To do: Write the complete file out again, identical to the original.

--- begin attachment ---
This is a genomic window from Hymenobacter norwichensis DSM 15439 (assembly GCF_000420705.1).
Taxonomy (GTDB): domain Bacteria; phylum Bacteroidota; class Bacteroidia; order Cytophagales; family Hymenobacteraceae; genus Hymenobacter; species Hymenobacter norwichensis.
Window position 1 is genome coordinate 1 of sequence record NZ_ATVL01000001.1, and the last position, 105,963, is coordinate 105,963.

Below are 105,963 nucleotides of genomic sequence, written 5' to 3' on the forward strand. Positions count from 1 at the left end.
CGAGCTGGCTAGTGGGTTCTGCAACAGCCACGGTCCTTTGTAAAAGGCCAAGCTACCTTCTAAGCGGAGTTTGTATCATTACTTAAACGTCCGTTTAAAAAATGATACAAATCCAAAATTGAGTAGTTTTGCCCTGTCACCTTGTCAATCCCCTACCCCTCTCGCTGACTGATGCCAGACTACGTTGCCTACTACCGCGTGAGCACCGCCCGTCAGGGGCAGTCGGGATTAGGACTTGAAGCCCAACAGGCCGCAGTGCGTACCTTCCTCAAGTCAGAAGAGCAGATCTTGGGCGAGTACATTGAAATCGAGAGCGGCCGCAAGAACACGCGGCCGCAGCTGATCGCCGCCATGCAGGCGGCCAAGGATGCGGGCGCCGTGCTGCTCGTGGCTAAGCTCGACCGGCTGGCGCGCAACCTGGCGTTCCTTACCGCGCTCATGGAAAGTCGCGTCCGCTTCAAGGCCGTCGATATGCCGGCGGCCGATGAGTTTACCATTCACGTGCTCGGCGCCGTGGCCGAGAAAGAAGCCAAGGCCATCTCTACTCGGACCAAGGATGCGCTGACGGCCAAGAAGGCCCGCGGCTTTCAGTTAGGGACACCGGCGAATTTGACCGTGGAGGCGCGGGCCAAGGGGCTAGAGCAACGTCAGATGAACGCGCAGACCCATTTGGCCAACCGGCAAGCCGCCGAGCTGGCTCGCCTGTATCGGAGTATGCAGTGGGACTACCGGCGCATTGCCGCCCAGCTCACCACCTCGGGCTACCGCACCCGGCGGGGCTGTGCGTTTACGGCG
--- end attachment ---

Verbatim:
This is a genomic window from Hymenobacter norwichensis DSM 15439 (assembly GCF_000420705.1).
Taxonomy (GTDB): domain Bacteria; phylum Bacteroidota; class Bacteroidia; order Cytophagales; family Hymenobacteraceae; genus Hymenobacter; species Hymenobacter norwichensis.
Window position 1 is genome coordinate 1 of sequence record NZ_ATVL01000001.1, and the last position, 105,963, is coordinate 105,963.

Below are 105,963 nucleotides of genomic sequence, written 5' to 3' on the forward strand. Positions count from 1 at the left end.
CGAGCTGGCTAGTGGGTTCTGCAACAGCCACGGTCCTTTGTAAAAGGCCAAGCTACCTTCTAAGCGGAGTTTGTATCATTACTTAAACGTCCGTTTAAAAAATGATACAAATCCAAAATTGAGTAGTTTTGCCCTGTCACCTTGTCAATCCCCTACCCCTCTCGCTGACTGATGCCAGACTACGTTGCCTACTACCGCGTGAGCACCGCCCGTCAGGGGCAGTCGGGATTAGGACTTGAAGCCCAACAGGCCGCAGTGCGTACCTTCCTCAAGTCAGAAGAGCAGATCTTGGGCGAGTACATTGAAATCGAGAGCGGCCGCAAGAACACGCGGCCGCAGCTGATCGCCGCCATGCAGGCGGCCAAGGATGCGGGCGCCGTGCTGCTCGTGGCTAAGCTCGACCGGCTGGCGCGCAACCTGGCGTTCCTTACCGCGCTCATGGAAAGTCGCGTCCGCTTCAAGGCCGTCGATATGCCGGCGGCCGATGAGTTTACCATTCACGTGCTCGGCGCCGTGGCCGAGAAAGAAGCCAAGGCCATCTCTACTCGGACCAAGGATGCGCTGACGGCCAAGAAGGCCCGCGGCTTTCAGTTAGGGACACCGGCGAATTTGACCGTGGAGGCGCGGGCCAAGGGGCTAGAGCAACGTCAGATGAACGCGCAGACCCATTTGGCCAACCGGCAAGCCGCCGAGCTGGCTCGCCTGTATCGGAGTATGCAGTGGGACTACCGGCGCATTGCCGCCCAGCTCACCACCTCGGGCTACCGCACCCGGCGGGGCTGTGCGTTTACGGCG